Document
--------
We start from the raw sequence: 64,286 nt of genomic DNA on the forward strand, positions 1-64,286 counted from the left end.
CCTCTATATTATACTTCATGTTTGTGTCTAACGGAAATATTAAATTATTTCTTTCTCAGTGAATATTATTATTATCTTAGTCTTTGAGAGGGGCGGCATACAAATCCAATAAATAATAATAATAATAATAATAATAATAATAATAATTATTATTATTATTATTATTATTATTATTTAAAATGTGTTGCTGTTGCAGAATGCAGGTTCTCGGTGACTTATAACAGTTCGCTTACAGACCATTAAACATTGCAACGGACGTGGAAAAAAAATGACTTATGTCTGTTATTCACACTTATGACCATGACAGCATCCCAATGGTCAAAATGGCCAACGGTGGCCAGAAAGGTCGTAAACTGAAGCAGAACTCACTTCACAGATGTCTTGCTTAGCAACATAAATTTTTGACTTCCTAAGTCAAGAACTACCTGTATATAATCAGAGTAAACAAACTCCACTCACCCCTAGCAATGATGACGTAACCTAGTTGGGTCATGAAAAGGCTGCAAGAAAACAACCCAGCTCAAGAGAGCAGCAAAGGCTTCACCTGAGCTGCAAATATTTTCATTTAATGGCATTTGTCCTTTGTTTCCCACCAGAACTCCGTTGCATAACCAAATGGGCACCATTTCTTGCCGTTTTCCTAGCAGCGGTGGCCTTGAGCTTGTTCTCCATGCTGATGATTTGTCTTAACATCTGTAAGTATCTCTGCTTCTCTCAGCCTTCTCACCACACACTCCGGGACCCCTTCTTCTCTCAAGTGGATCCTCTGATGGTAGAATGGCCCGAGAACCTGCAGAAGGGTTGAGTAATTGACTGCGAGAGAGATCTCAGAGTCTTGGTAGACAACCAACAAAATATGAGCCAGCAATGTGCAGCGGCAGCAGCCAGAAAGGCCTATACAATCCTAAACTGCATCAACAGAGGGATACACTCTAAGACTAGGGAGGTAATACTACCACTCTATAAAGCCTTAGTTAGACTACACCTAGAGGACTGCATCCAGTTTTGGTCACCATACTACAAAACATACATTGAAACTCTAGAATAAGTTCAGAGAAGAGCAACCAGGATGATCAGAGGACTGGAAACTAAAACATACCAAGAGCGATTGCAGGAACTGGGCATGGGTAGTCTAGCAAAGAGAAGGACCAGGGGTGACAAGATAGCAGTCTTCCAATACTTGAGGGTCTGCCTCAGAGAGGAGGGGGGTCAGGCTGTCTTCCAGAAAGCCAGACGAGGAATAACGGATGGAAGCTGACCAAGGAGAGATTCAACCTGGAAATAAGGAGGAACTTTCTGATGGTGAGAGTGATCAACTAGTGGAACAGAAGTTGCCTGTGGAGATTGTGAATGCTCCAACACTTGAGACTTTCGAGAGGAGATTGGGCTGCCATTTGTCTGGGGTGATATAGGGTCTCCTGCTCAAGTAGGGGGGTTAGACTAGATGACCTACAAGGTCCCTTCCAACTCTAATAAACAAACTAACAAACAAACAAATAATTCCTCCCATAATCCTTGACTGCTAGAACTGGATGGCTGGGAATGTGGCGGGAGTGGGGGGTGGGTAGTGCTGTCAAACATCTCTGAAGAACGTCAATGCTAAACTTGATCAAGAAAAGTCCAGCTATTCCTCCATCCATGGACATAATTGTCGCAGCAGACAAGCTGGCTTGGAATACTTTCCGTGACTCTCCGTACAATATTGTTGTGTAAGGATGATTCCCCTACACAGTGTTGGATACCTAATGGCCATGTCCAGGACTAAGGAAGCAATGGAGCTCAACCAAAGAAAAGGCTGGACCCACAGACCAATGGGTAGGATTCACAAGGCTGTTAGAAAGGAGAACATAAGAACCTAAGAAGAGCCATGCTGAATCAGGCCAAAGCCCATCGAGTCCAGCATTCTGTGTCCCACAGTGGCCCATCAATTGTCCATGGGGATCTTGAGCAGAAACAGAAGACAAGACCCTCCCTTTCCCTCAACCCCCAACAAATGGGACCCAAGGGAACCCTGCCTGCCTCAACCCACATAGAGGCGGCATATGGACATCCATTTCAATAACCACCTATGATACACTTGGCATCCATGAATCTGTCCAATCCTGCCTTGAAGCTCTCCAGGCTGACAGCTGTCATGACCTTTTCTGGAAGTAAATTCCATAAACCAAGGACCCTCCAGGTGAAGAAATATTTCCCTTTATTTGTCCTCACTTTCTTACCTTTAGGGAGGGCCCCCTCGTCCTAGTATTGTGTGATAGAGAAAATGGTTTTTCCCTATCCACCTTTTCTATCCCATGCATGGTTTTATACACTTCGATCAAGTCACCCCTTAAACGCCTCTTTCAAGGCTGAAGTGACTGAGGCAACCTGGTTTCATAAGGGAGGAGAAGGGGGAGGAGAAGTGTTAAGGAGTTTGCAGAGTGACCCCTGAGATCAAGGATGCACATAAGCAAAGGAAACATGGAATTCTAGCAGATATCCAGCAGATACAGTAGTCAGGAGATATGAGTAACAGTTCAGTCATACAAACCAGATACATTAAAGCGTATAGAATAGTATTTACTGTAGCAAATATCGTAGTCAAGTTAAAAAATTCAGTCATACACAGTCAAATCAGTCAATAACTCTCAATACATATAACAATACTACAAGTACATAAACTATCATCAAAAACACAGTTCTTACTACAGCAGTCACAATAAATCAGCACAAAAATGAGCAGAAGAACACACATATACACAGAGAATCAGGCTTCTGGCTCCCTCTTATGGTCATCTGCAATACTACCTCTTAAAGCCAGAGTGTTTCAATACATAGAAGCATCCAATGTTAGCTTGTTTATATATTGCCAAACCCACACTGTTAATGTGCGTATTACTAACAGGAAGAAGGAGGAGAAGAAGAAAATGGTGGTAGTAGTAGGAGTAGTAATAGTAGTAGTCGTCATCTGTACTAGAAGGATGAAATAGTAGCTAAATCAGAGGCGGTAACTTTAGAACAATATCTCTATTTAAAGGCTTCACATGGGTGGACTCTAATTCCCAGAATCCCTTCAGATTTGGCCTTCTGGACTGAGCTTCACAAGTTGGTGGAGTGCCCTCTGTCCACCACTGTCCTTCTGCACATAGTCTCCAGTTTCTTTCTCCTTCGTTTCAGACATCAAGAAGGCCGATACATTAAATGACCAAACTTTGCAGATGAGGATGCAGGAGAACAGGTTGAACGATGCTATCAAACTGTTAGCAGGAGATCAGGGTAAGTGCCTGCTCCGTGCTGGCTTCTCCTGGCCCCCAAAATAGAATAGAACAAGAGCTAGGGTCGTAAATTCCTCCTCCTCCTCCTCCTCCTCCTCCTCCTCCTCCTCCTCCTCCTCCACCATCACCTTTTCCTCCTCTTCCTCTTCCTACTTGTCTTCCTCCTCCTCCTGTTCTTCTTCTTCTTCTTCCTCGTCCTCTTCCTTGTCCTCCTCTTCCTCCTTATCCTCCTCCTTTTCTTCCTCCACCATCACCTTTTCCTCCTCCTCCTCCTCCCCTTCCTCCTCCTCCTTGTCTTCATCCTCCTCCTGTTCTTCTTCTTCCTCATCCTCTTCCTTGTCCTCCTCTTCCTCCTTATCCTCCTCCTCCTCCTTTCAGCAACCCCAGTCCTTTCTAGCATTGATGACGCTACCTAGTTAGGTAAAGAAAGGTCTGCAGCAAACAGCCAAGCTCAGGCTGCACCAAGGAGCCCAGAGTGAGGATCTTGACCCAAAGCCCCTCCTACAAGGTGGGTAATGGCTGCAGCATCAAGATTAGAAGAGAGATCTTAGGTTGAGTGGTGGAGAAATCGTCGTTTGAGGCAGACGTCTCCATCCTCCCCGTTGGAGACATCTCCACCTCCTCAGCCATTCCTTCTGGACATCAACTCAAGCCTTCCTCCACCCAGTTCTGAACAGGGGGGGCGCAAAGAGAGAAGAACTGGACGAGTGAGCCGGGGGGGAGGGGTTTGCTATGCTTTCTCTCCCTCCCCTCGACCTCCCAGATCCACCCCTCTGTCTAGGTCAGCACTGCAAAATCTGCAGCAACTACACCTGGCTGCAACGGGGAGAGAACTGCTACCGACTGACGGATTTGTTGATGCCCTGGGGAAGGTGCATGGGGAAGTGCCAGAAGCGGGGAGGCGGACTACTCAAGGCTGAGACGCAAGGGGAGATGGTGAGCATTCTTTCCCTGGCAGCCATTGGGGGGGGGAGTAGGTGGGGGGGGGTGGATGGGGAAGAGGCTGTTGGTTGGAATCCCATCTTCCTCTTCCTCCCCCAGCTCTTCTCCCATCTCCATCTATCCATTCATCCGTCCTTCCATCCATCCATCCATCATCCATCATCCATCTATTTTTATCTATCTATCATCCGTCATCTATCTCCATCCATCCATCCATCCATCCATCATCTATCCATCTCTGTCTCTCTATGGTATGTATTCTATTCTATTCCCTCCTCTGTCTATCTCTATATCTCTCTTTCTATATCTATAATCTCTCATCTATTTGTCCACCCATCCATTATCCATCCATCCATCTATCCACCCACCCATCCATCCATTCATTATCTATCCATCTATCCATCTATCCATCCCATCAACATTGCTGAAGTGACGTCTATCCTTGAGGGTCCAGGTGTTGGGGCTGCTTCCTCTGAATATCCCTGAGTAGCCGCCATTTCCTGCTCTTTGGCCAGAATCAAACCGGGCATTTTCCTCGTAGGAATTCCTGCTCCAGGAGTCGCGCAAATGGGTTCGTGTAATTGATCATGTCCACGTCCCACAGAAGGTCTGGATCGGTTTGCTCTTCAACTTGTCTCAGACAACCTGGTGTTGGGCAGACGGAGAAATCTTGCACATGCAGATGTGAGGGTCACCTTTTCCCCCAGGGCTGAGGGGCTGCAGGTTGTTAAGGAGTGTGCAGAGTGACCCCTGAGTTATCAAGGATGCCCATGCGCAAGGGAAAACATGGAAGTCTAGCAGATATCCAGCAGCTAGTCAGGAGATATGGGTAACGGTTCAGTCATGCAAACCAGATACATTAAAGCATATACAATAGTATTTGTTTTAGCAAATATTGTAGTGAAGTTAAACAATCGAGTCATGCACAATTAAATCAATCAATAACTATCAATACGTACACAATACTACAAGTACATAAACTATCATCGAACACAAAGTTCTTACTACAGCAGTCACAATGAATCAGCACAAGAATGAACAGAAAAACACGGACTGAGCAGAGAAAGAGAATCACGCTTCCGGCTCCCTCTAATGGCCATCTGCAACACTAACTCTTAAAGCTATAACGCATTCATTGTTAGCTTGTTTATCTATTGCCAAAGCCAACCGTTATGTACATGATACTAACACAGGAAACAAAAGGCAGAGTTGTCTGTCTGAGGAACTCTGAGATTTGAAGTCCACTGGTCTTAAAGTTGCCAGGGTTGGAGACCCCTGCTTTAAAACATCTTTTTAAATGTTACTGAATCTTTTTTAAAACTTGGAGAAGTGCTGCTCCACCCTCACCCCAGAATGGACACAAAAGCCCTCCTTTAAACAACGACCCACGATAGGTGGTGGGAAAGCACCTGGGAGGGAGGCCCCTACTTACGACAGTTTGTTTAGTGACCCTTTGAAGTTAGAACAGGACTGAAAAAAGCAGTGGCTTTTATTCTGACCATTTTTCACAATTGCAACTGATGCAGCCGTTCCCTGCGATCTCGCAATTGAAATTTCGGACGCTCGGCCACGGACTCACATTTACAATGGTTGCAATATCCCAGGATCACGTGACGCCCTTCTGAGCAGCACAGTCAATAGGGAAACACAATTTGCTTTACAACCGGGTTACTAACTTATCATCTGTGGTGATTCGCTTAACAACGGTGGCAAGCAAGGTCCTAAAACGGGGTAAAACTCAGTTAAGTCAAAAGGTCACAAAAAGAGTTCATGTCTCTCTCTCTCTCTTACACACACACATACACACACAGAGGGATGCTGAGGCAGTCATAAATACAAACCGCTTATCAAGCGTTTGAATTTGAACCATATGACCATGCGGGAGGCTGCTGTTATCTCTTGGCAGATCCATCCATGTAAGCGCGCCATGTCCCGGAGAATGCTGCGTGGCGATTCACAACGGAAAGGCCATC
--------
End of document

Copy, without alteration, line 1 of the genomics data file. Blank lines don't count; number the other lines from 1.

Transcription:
We start from the raw sequence: 64,286 nt of genomic DNA on the forward strand, positions 1-64,286 counted from the left end.